Allegations of assault

The allegations of sexual assault date back to the early days of the vintner’s career, beginning in 2003 when the Cardinal Newman High School grad hoped to become the youngest person elected to the California Assembly.

The first alleged assault involved an 18-year-old volunteer on Foppoli’s campaign who said he pressured her to drink alcohol for the first time and raped her twice at a house party, the Chronicle reported.

The second allegedly occurred in 2006. A woman who met Foppoli at a dance class said Foppoli attempted to have sex with her, despite her objections, after drinking at a nightclub, the newspaper reported. She locked herself in a bathroom to protect herself.

The third alleged assault occurred in 2012. A woman who encountered Foppoli at an Active 20-30 civic club meeting in Reno said he engaged in oral copulation with her while she was nearly unconscious and too drunk to consent, the newspaper reported.

The fourth allegedly occurred in 2019, when a winery intern said Foppoli forcibly kissed and groped her despite her objections.

None of the women who spoke to the Chronicle notified police or pursued legal action after the alleged encounters with Foppoli, saying they were ashamed and wanted to put the incidents in the past.

DA asks victims to step forward

District Attorney Jill Ravitch said prosecutors had not spoken with the women Thursday and hoped they will come forward so her office can learn more about the incidents and evaluate whether the statute of limitations would allow them to proceed with investigations.

Ravitch said she learned about the allegations against Foppoli when a colleague sent her a link to the Chronicle story.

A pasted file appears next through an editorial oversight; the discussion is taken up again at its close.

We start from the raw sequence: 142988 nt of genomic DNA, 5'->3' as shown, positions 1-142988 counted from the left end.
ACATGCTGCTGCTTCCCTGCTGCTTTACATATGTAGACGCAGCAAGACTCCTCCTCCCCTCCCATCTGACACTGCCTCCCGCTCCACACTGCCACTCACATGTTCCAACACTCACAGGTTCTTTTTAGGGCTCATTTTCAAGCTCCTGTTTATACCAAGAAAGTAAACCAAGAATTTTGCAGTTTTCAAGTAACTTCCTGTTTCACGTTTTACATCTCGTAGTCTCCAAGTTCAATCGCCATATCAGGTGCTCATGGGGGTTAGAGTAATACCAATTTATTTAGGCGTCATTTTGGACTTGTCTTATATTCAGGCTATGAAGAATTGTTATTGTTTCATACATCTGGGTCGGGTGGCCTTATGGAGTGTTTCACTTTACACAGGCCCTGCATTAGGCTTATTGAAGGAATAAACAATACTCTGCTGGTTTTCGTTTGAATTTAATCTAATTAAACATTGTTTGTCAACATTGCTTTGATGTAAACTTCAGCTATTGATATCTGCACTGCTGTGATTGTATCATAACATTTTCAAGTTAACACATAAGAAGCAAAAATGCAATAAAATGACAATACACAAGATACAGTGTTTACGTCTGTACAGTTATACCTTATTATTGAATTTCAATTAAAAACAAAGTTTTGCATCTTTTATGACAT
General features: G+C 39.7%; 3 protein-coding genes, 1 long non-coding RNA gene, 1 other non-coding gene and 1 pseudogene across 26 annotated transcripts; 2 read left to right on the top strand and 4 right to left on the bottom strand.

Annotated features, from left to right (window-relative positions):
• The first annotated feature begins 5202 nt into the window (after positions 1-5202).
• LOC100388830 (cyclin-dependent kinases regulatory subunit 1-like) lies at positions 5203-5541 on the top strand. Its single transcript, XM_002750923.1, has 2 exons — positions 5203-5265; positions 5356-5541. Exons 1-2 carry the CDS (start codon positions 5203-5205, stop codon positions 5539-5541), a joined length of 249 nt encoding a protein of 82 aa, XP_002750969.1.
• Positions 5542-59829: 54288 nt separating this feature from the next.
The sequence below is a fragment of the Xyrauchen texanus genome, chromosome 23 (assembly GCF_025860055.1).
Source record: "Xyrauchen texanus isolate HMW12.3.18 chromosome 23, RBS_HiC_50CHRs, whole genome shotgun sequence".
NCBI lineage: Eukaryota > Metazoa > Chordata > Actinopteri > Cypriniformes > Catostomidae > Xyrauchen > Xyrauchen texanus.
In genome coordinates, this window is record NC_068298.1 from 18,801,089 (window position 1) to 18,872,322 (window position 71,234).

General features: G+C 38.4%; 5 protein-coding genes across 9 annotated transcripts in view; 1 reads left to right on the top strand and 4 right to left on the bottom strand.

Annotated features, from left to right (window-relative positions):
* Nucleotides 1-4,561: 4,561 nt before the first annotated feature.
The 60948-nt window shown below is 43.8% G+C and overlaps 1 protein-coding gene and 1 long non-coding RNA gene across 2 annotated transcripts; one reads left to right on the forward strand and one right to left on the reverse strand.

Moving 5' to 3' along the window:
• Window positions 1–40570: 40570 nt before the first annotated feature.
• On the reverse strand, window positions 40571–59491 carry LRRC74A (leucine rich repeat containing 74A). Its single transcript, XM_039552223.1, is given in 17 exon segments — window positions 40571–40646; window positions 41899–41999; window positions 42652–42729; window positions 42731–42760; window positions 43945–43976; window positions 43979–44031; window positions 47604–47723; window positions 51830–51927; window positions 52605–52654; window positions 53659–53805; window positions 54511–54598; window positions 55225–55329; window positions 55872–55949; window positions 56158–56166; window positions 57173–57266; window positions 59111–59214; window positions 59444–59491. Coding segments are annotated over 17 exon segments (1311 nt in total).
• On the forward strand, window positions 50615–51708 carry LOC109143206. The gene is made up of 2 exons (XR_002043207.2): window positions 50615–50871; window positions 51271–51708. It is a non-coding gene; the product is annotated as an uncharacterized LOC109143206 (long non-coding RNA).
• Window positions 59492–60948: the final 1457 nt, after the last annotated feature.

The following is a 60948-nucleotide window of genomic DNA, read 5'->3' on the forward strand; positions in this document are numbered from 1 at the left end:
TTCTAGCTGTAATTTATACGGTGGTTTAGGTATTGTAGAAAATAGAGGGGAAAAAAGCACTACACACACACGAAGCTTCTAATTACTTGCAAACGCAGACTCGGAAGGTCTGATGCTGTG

“We are very concerned with what we learned through the article and we are looking into it further and hope we’ll have an opportunity to speak with these women and with anyone else who may have information,” Ravitch said.

Separate from any criminal inquiry, Ravitch said she hoped the women and others will seek support through community resources like Verity, the county’s sexual assault crisis center, and the Family Justice Center, which can connect people with counseling services, support groups and other programs.

Ravitch said she hoped that by sharing their stories, the women have created a “call to action” to anyone who witnesses suspicious or inappropriate behavior, especially involving people who are intoxicated or otherwise vulnerable, to look out for one another. She encouraged anyone who may feel victimized to reach out to law enforcement even if they aren’t sure a crime occurred.

“People that engage in this kind of conduct, it’s not unusual to see them repeating that behavior,” Ravitch said, speaking generally about sexual assault. “By speaking up, these women may be preventing further victimization — and that’s an important thing.”

Christopher Creek Winery, which Foppoli and several business partners purchased in 2012, appeared undisturbed Thursday.

About a dozen cars were parked on the property around noon, and guests were sampling vintages and enjoying the views from the tasting room. A handful of workers tended the vines and landscaping.

An employee staffing the front desk said that Foppoli was not on the property and he didn’t know when he might return. He referred questions from a Press Democrat reporter to Brian Noble, co-owner and general counsel for the winery.

Noble declined to answer questions on the record.

Staff Writers Julie Johnson, Andrew Graham, Kaylee Tornay and Bill Swindell contributed to this story. You can reach Staff Writer Mary Callahan at 707-521-5249 or On Twitter @MaryCallahanB.

Mary Callahan

Environment and Climate Change, The Press Democrat

I am in awe of the breathtaking nature here in Sonoma County and am so grateful to live in this spectacular region we call home. I am amazed, too, by the expertise in our community and by the commitment to protecting the land, its waterways, its wildlife and its residents. My goal is to improve understanding of the issues, to find hope and to help all of us navigate the future of our environment.